CRS impact on offshore bank accounts & Requirement to Correct

CRS impact on offshore bank accounts & Requirement to Correct

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In this short article, we discuss the impact of CRS tax reporting on the use of offshore bank accounts, recent changes and how we help our clients to stay compliant and on the right side of the law.

A recent survey for the Financial Times by Wealth-X has found that UK wealth managers are quietly scaling back access to offshore accounts for their clients as the global crackdown on tax avoidance gathers pace. The survey showed that services dropped by 20% in 2016 compared to the previous year.

It is thought the reduction is partly due to the rules surrounding the exchange of information between tax jurisdictions changing in recent years.

Since the United States introduced the Foreign Account Tax Compliance Act in 2010, tax authorities in more than one hundred jurisdictions have followed suit, promising to exchange information about their residents’ overseas assets and structures through the system known as the Common Reporting Standard (CRS).

Under CRS, information will be automatically exchanged between participating countries. Previously, tax authorities had to show good cause to request tax information from other governments either under tax treaty provisions or, in recent years, via Tax Information Exchange Agreements

There has been an appreciable shift in public attitude to those who use offshore accounts and structures; even where their use is entirely legitimate this is often misreported. The increasing public disdain for those using offshore accounts and structures and the potential for negative publicity was seen very clearly by the response of the media to the publication of the Panama Papers.

Unsurprisingly, the change in public sentiment appears to have had a significant effect on the number of offshore accounts being opened. Our view is that UK residents and their professional advisors have nothing to fear from the exchange of information that will arise as a result of the implementation of CRS, provided that those responsible have filed timely and accurate tax returns.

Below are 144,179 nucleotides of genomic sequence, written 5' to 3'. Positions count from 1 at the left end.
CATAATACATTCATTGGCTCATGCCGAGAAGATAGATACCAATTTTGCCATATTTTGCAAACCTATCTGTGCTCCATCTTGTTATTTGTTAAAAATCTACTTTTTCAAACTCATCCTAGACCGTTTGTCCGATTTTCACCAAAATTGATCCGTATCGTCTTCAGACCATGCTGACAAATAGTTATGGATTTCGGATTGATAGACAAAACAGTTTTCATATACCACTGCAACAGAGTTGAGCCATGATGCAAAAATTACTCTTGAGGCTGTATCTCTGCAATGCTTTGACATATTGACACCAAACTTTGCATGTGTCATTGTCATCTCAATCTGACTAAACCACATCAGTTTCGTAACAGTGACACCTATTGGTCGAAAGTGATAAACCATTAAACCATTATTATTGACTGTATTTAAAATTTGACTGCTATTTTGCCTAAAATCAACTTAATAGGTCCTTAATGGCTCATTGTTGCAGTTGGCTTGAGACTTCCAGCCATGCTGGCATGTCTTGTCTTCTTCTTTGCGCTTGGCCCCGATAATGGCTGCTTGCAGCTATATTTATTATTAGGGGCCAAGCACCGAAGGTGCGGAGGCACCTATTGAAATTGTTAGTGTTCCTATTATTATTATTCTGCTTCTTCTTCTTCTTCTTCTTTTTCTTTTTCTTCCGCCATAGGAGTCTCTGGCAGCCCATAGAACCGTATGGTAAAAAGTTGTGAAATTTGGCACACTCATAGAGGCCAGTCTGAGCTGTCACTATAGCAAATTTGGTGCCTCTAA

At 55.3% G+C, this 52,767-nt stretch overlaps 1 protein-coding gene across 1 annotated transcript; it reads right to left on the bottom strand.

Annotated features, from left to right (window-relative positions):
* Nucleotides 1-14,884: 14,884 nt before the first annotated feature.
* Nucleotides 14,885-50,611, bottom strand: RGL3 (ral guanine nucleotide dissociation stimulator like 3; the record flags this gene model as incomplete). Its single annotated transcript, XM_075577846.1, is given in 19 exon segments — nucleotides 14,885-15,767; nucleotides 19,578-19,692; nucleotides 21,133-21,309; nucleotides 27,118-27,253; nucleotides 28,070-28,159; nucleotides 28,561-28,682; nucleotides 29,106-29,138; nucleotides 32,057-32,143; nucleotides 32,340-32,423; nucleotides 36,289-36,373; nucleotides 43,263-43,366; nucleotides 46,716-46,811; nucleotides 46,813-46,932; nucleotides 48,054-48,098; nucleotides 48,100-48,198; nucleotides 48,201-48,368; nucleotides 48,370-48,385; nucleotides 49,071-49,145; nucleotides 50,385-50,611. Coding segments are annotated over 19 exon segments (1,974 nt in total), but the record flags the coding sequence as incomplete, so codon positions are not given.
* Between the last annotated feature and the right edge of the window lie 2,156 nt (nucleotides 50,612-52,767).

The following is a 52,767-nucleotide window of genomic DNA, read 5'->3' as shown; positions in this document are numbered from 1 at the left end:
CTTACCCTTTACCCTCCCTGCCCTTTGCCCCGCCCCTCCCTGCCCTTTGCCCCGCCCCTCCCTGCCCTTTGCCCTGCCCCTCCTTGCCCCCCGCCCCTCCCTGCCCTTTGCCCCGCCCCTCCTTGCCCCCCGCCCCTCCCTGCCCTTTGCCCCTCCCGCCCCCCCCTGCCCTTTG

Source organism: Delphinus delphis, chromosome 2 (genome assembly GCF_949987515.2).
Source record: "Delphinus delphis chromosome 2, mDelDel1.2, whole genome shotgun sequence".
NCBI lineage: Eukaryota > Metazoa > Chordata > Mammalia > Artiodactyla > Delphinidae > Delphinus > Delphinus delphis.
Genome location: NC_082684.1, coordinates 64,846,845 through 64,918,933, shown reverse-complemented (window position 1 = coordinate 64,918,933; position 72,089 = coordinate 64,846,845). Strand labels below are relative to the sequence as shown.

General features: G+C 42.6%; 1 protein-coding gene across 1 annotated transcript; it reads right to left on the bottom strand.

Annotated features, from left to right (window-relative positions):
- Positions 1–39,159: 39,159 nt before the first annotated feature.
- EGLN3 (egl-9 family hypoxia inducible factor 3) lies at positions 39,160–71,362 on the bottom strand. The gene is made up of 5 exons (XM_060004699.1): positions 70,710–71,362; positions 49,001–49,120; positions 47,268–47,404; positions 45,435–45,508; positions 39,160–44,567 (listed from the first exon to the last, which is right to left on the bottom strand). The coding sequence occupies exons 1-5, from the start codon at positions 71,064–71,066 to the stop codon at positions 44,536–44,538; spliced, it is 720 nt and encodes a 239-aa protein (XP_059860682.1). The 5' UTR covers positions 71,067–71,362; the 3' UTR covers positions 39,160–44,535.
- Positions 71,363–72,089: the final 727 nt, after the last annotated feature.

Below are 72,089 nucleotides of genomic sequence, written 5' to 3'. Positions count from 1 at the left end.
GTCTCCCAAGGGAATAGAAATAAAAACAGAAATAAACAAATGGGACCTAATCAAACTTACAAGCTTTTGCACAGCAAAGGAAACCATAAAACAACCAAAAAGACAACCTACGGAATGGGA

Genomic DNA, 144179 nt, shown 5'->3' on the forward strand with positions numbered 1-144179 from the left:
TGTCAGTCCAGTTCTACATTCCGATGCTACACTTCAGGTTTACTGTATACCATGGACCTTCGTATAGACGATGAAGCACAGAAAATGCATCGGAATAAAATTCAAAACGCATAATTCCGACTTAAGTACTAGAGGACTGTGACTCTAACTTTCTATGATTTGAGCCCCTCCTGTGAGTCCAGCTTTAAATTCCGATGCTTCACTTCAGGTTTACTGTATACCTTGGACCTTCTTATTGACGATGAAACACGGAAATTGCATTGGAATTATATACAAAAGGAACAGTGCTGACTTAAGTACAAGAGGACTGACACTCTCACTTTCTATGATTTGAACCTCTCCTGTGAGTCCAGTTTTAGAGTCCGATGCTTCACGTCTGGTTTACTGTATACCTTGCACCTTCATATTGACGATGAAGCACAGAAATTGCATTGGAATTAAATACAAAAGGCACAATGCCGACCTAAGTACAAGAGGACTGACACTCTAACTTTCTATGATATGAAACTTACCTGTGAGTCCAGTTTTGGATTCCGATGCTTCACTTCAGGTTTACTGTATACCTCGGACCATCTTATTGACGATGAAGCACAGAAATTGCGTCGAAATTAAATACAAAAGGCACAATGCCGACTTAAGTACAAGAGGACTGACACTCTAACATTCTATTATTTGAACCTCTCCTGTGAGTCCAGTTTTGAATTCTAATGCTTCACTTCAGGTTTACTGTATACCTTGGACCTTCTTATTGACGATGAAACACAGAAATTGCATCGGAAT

Requirement to Correct

However, as the UK has one of the most complex tax codes in the world we know from experience that mistakes can and do occur. Legislation proposed in the UK – known as “Requirement to Correct” – will place a legal obligation on UK residents with interests in offshore assets and structures to correct any understatements of UK tax liabilities by 30 September 2018. The same requirement to report UK tax liabilities by 30 September 2018 applies to directors and trustees of overseas entities.

It is no coincidence that 30 September 2018 is the date by which all participating states will have an obligation to report information under CRS. Any undeclared tax liabilities arising in relation to overseas assets and structures that are not reported to HM Revenue & Customs by 30 September 2018 will attract a starting penalty of 200% – this is known as “Failure to Correct” and neatly summarises the tax authority’s attitude to those who don’t take action to ensure they are fully tax compliant.

What should be done?

Service providers and clients must take steps to ensure that all UK tax reporting requirements have been made correctly and, if not, to correct this before 30 September 2018.

We specialise in reviewing offshore assets and structures to determine whether the structures and their beneficiaries have been fully compliant with UK tax requirements.

If you would like to know more about how we can help please contact us.

This article was published via Trident Tax’s Linkedin page – follow us to stay connected.

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